Celia Colores is like many Spanish-speaking parents who used to think her language skills prevented her from helping her children improve their reading skills.

But after enrolling in the Latino Family Literacy Project at Eric White Elementary School, she’s realizing the reading habits she reinforces at home will help her children improve no matter what language they read in.

“Since our children are learning English, they’d say they couldn’t read in Spanish. But their teachers let them know it okay to read in Spanish,” Colores said through translator Eric White Principal Sandra Aguilera.

“If the children see their parents reading, they’ll want to read even more. A side benefit is it brings the family closer together,” Aguilera said.

The weekly sessions are part of a new Latino Family Literacy Project that Paula Schiefer said is geared towards developing reading skills.

“The idea, the goal is to establish reading routines in the home.”

On Dec. 2, Gursimrat Muhar, a sixth-grade teacher at Eric White filled in for Sandra Klomp, a reading intervention/technology teacher. Klomp and Schiefer trained last spring and while there have been parent workshops in the past, this is the first year for the Latino Family Literacy Project.

Colores was one of eight parents sitting around pushed-together tables  taking turns reading the Spanish sections of bilingual children’s books.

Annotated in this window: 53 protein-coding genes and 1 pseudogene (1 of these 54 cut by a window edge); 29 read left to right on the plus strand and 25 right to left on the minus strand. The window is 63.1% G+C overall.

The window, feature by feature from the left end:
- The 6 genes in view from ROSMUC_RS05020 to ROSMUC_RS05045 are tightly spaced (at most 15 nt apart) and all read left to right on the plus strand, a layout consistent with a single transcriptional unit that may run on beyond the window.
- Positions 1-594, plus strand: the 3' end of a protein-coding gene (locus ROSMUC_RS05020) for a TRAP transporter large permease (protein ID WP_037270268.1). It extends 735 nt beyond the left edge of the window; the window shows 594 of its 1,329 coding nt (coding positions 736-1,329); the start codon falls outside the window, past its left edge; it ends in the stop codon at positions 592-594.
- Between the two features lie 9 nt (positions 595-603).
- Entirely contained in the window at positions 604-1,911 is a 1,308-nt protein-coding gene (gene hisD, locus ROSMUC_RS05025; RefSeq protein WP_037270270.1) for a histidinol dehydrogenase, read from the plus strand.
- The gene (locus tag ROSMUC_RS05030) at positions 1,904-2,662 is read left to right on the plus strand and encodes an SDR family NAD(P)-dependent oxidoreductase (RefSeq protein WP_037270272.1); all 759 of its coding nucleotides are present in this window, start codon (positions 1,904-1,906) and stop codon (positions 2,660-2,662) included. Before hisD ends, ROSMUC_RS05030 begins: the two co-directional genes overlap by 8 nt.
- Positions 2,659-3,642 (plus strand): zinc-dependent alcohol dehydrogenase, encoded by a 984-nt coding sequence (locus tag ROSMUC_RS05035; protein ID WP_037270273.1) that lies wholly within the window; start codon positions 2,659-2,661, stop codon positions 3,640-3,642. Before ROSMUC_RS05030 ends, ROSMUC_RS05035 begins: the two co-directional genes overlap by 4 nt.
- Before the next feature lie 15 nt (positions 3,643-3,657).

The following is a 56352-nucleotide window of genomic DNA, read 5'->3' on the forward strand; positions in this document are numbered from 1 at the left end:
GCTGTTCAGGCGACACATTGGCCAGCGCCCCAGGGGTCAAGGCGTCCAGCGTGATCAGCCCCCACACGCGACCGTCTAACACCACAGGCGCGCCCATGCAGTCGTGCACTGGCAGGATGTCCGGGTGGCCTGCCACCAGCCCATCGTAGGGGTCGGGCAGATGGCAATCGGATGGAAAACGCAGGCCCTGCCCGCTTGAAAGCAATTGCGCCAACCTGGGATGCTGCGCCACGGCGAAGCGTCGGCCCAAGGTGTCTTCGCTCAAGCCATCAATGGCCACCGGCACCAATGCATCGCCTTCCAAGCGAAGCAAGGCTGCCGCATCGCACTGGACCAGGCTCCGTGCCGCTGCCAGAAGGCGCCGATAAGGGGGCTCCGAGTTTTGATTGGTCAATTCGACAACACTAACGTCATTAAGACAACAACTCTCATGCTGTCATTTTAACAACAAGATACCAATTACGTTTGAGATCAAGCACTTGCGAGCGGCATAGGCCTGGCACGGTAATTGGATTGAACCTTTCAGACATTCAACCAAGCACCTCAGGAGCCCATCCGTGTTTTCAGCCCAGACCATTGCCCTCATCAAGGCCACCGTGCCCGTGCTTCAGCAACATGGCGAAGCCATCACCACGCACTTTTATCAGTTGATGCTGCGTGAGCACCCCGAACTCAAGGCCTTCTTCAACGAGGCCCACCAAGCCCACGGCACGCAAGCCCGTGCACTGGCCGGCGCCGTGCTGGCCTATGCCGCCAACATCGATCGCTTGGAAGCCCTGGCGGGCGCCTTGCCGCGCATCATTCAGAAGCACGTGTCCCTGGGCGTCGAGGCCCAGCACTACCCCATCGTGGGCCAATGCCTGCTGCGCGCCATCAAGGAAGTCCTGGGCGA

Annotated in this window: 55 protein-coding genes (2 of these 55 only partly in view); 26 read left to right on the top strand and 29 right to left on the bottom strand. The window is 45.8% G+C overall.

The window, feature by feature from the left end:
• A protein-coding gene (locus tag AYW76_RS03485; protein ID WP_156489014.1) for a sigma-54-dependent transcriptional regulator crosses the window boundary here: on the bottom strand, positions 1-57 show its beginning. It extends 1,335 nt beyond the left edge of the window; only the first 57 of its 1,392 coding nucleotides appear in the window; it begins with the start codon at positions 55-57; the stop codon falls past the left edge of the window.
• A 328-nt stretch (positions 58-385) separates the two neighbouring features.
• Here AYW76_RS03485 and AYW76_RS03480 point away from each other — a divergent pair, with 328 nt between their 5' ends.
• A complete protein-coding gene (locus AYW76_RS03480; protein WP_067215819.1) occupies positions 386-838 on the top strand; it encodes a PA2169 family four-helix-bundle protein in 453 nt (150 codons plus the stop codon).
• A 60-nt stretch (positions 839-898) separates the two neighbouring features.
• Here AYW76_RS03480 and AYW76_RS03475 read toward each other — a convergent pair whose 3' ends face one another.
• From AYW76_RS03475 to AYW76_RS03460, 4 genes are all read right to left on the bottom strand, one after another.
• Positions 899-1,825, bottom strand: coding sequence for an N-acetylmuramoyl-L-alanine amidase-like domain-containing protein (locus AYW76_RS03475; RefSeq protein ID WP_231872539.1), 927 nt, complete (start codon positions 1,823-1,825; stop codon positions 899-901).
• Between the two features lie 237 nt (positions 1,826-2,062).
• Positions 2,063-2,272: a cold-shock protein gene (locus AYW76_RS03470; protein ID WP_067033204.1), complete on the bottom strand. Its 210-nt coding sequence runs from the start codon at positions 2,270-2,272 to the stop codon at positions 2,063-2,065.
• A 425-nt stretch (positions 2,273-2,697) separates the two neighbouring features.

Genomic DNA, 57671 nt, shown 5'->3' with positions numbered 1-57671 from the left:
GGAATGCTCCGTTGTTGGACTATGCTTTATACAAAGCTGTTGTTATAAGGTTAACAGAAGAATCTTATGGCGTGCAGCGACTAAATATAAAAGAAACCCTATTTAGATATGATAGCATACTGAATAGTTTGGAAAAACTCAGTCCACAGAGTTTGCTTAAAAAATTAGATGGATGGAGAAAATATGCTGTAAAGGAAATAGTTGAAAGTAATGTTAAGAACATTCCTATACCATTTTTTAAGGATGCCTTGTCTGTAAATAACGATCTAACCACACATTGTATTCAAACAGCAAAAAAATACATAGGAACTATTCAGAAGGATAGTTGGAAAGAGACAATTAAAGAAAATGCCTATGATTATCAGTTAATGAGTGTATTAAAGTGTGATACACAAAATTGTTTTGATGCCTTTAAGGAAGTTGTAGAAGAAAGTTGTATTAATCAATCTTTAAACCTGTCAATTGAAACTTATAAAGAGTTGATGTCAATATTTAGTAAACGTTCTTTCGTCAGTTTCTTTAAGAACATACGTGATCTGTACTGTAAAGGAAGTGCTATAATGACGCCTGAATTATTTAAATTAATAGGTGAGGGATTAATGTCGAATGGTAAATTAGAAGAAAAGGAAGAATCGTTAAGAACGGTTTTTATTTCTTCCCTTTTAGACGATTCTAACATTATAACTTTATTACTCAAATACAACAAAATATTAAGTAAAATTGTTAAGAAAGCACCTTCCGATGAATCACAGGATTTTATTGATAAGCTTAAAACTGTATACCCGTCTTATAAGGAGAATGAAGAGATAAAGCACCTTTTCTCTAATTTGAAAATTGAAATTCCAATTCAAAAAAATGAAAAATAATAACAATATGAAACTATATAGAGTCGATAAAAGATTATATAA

In previous sessions, they’d read other children’s books and created a paper flower collage where each petal listed a positive quality in their children, created a family tree page and will culminate the projects into a family album.

During that night’s session, instructor Paula Schiefer modeled guiding questions as parents took turns reading “The Shark that Taught Me English,” by Michelle Markel. Schiefer asked about the author, the pictures and story plot so that parents can emulate that pattern at home with their children that week.

Schiefer says just the act of sitting down with a book, talking about the pictures and making time for their children will emphasize the importance of reading.

“We’re practicing a book walk here and they’re also making new friendships and connections,” she said.

As the group shared their own and their children’s reading and school experiences, they also shared tips on how to merge their two cultures in the school setting.

The parents say the sessions are giving them new ideas to entice their children into reading more often at home – although it can still be a challenge.

“It helps us to get closer to our kids and that reading is something special,” said Noemi Sanchez.

The bilingual books are also helping some parents improve their own and their children’s Spanish and English language skills.

“I like to teach them Spanish when we read so they won’t forget,” said parent Domitila Pacheco through a translator.

Parent Sofia Gonzalez agrees.

“It’s very important to take advantage of what the school is giving us. I like that the bilingual books are helping my kids learn Spanish and helping the parents learn English.”

Contact this reporter at lbrown@selmaenterprise.com

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